Activist, Ramon Gaskin, intends to challenge the controversial Production Sharing Agreement (PSA) that governs the operations being undertaken by in the lucrative Stabroek Block, via a Judicial Review.
The contract, signed by the Government of Guyana and ExxonMobil’s subsidiary, Esso Exploration Production Guyana Limited (EEPGL), has been criticised as being riddled with illegalities.
During ‘A Fair Deal for Guyana’, a forum held at the Critchlow Labour College last Thursday, Attorney-at-Law Melinda Janki was joined on the panel by Fred Collins of Transparency International Guyana Institute (TIGI), and Gaskin.
The panel, after presenting on a series of deficiencies in the contract, was asked whether it can be renegotiated.
Janki responded by reading a provision of the contract, which states “Except as may be expressly provided herein, the Government shall not amend, modify, rescind, terminate, declare invalid or unenforceable, require renegotiation of, compel replacement or substitution, or otherwise seek to avoid, alter, or limit this agreement without the prior written consent of contractor.”
The contractors are Esso (Operator – 45%); Hess Guyana Exploration Limited (30%); and CNOOC Nexen Petroleum Guyana Limited (25%).
Without Esso’s approval, Janki said that there can be no renegotiation of this contract.
But she, like fellow Attorney-at-Law, Christopher Ram, pointed out that the law takes precedence over any contract. That implies that, if there are illegalities in the contract, it is necessary to challenge those illegalities in Court and have them brought into conformity with the law.
Gaskin said he was advised that it would cost about $1M to put the contract under judicial review. In that very moment, he pledged $100,000 to the cause. One person in attendance pointed out that if 1,000 persons contributed $1,000 each, Gaskin would have enough money to fund the review. By the indication that the activist had started a fund for the initiative, persons started immediately started to donate to the cause. Gaskin had collected several $1,000 and $5,000 bills by the end of the forum.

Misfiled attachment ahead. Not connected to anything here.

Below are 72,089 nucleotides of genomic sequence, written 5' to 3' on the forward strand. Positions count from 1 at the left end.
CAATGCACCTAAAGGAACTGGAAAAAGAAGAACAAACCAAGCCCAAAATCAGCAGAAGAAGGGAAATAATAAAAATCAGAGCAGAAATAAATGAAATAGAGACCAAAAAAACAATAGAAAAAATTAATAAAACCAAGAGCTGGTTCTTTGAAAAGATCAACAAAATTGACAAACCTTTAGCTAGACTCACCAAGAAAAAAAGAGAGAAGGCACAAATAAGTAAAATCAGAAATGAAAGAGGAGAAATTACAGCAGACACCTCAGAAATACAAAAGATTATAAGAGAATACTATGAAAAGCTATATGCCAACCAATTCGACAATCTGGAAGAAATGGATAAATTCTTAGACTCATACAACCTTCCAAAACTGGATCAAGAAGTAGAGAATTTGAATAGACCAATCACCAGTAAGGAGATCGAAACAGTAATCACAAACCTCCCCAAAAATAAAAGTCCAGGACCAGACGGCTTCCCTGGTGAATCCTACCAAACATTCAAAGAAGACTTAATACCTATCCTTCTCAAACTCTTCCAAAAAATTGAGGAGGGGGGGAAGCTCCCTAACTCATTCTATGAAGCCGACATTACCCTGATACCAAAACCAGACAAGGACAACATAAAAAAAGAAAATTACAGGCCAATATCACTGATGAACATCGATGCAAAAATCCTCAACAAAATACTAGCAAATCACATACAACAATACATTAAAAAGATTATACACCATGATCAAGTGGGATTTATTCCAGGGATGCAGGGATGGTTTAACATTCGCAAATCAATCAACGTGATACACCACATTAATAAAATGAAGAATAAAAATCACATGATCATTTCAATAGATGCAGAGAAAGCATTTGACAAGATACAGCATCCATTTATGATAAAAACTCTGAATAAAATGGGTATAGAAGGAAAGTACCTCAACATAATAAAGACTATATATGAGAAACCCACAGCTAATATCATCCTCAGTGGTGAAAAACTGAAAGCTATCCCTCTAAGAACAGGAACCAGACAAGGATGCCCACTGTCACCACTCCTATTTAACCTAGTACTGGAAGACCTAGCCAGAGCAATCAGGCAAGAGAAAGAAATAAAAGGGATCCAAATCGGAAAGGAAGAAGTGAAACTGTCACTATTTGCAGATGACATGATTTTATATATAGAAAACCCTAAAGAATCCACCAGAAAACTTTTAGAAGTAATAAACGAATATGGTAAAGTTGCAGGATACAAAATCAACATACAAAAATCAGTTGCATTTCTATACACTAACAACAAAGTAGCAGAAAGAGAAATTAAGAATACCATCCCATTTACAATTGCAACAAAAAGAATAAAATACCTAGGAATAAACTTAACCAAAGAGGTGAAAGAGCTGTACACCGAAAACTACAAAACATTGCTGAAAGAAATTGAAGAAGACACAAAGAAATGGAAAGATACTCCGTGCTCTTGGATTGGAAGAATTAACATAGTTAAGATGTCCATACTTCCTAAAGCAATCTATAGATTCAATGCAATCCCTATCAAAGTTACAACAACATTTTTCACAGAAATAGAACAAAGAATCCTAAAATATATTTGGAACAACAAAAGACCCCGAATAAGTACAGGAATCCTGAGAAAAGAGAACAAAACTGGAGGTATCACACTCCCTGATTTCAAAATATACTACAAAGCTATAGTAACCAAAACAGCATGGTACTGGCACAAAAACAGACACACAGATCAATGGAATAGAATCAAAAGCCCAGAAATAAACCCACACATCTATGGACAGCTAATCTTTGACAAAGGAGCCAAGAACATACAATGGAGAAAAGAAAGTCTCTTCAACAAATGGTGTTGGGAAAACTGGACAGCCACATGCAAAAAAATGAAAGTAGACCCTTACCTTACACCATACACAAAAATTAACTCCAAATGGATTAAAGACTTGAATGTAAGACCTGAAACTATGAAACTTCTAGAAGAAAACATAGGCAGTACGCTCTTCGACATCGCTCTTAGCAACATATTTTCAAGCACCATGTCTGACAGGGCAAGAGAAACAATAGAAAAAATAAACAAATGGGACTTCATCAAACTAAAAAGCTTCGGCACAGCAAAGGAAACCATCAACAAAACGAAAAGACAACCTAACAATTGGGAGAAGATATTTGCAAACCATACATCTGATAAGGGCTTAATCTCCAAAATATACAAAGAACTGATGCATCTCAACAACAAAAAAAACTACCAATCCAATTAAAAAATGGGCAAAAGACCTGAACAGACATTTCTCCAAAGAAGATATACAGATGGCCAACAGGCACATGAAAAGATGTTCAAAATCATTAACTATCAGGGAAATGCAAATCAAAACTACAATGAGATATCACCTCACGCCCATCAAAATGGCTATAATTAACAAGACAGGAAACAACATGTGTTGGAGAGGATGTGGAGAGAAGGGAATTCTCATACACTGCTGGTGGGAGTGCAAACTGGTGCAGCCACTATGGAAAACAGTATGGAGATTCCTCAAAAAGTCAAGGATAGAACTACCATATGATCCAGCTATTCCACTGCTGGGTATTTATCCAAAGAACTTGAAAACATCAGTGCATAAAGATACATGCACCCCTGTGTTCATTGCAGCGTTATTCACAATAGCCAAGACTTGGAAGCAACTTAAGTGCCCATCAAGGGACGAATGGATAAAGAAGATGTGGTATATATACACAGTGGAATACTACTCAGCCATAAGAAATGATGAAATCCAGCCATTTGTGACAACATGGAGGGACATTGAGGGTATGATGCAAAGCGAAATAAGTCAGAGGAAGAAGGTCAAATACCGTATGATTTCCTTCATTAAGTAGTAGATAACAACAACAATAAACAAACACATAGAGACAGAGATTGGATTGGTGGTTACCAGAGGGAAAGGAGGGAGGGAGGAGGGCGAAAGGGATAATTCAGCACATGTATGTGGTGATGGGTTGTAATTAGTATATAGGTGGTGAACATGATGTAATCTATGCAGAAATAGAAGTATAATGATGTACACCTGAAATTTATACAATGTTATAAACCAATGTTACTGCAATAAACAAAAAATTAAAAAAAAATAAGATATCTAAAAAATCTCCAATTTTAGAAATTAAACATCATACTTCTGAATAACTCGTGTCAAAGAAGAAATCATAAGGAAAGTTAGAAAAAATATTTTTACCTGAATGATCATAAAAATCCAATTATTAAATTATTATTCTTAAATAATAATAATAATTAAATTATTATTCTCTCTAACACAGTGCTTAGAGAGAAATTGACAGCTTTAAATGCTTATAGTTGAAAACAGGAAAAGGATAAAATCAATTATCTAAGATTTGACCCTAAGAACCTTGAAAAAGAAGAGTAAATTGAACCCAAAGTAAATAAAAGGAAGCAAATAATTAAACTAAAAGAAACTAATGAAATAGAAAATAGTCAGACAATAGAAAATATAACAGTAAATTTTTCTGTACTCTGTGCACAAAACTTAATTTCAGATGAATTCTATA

One of the illegalities, claimed Gaskin, is a difference between the royalty provision of the PSA and that of the Petroleum (Exploration and Production) Act.
The PSA states that the contractor shall pay a royalty on the petroleum “produced and sold.” The provision allows the contractor to take as much from the production as is needed for its operations, in terms of fuel and transportation.
On the other hand, Article 45 of the Petroleum (Exploration and Production) Act, states that the Contractor shall pay “to the Government royalty in respect of petroleum obtained by him in the production area to which the licence relates.”
“So there’s a difference between the agreement and the Act, on this question of how royalty is to be charged. The Act is clear. They used the verb ‘obtained’. If you obtain it, you pay,” Gaskin said.
Otherwise, Gaskin raised the issue of Esso being granted more blocks on the licence than the law allows. A licence should hold a maximum of 60 graticular blocks (a mode of land measurement, approximately equal to 5,073 sq. km), according to law, but the licence grants Esso and its partners approximately six times what the law allows. In fact, research conducted by Kaieteur News agency indicates that almost all the oil companies holding an offshore prospecting licence were awarded, and continue to hold, way more blocks than they are legally entitled to.
There is also the matter, raised by Collins, about oil companies being allowed by the contract to self-insure, even though the law does not allow it. Earlier this year, Head of the Department of Energy, Mark Bynoe, said that discussions had been initiated with Central Bank to ensure oil companies comply with the nation’s laws on having a recognised insurance policy. Bynoe had said that there will be no approval for oil companies to self-insure, explaining that the contract will only allow the Contractor to self-insure if the Minister grants a waiver.
Gaskin also drew attention to the matter of “free oil” for Esso, as Janki put it. He referred to the section of the contract that allows the contractor to take as much as it is needed for its operations.
Janki had said that the quantity of the production that the companies are allowed to take covers all the prospecting operations and all the production operations that they carry out. Gaskin said that while the definition of operations in the contract is so open-ended, operations is defined in the Act differently.
“Operations in the Act do not include those things that the agreement speaks about.” Gaskin said.
The three panelists shared differing views on what should be done with the PSA. Janki is of the view that Guyana should not produce oil at all. She said that, due to harm the extraction and production of fossil fuels does to the environment, and with efforts beginning to be focused on weaning the industrial world off of fossil fuels, it would be better for Guyana to leave oil in the ground. Gaskin disagrees with Janki, and asserted that the oil should be extracted. But he said that first; the contract must be ripped up and rewritten from scratch. Collins said that the contract should not be ripped out, only regularised so that it is inconformity with the law.
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